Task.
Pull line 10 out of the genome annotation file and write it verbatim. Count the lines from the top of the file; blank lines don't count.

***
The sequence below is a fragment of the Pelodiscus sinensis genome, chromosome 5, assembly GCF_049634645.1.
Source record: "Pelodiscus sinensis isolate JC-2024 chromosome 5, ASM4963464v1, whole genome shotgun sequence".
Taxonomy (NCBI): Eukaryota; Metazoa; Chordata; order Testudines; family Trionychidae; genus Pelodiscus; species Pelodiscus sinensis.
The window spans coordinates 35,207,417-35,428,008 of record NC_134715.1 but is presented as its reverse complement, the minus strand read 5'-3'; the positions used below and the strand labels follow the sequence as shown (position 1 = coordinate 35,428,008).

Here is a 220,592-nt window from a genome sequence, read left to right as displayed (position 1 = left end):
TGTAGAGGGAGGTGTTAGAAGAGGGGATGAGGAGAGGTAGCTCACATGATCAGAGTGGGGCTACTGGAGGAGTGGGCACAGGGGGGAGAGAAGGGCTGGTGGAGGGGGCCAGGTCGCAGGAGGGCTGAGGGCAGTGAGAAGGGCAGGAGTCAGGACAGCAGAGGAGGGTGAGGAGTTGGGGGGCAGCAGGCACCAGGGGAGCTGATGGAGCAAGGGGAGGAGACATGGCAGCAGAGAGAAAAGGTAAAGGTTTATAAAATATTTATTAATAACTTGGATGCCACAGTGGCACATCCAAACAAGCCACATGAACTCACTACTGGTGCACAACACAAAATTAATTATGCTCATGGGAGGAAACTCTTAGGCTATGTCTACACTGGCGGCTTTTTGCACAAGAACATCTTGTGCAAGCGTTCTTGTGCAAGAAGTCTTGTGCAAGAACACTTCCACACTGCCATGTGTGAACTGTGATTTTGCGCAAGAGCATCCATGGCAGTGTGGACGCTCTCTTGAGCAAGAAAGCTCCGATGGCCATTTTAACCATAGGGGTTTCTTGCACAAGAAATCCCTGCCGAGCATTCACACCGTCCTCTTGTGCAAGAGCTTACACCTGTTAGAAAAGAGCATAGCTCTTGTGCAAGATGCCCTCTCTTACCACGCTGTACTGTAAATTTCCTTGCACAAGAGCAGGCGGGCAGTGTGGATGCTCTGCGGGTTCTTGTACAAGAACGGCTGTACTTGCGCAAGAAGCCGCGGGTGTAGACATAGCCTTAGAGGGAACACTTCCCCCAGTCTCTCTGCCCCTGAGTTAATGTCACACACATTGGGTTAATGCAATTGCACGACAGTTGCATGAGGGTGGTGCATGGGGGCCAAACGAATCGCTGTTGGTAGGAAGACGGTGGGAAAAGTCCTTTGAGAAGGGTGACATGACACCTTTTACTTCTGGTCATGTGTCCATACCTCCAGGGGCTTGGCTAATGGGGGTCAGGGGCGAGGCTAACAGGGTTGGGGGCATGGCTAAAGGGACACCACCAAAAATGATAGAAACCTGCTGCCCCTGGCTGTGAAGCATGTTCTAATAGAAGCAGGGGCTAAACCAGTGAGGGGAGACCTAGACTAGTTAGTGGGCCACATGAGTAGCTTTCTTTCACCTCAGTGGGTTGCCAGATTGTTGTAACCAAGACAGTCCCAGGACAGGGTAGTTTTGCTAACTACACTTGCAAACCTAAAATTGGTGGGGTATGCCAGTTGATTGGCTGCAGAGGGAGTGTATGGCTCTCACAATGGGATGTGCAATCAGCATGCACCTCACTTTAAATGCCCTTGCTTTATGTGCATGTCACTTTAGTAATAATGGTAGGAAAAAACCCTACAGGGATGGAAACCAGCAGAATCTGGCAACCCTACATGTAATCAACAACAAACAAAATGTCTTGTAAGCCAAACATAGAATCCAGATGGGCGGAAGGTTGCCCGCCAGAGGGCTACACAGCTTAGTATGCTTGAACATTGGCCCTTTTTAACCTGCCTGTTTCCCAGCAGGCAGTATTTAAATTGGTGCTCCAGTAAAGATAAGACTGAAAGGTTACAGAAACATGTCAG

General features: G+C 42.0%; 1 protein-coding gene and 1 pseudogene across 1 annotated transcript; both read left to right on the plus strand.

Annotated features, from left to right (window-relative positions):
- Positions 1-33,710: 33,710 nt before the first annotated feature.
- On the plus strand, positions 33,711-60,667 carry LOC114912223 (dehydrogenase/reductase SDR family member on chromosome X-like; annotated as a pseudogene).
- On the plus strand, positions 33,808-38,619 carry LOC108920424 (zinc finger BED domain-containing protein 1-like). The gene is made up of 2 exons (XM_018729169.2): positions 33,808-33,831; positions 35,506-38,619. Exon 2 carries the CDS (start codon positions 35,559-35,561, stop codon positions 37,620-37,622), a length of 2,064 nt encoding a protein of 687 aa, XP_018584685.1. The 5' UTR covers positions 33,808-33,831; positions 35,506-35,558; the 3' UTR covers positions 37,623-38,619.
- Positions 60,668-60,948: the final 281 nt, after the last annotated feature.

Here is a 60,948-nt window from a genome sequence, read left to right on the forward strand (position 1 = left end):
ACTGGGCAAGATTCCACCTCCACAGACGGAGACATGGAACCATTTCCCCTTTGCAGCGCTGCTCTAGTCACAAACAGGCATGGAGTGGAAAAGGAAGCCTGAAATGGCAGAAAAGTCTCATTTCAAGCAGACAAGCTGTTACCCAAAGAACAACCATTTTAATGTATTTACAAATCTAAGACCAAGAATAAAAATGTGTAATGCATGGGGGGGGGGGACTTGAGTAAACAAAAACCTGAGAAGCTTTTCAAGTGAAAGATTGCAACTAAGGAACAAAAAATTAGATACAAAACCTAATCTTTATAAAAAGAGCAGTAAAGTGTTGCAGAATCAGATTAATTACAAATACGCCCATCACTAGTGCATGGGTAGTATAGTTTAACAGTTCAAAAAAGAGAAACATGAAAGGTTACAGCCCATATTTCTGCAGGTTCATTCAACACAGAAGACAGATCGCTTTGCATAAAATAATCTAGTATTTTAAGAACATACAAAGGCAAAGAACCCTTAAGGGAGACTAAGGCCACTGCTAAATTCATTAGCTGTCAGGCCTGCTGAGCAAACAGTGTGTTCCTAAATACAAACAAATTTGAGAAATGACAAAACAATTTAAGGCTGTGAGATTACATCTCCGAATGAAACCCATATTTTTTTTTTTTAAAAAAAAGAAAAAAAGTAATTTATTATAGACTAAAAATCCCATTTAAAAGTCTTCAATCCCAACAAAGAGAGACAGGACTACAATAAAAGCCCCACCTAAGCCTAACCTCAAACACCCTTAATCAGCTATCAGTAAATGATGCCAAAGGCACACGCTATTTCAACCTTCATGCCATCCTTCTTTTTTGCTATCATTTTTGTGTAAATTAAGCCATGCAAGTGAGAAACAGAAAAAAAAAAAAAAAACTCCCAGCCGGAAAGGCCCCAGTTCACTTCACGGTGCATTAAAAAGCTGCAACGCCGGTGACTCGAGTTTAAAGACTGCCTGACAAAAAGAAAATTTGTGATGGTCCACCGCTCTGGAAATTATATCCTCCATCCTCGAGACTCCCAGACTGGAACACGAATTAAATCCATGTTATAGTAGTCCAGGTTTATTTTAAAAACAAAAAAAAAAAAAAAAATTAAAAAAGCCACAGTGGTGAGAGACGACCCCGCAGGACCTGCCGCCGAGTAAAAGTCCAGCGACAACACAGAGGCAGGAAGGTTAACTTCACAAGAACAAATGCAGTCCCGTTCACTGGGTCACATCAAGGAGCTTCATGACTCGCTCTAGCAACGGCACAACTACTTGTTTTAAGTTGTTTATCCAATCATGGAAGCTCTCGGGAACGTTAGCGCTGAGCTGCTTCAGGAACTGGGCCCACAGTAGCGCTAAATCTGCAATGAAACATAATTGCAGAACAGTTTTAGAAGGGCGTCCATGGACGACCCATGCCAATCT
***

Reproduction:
- On the plus strand, positions 33,711-60,667 carry LOC114912223 (dehydrogenase/reductase SDR family member on chromosome X-like; annotated as a pseudogene).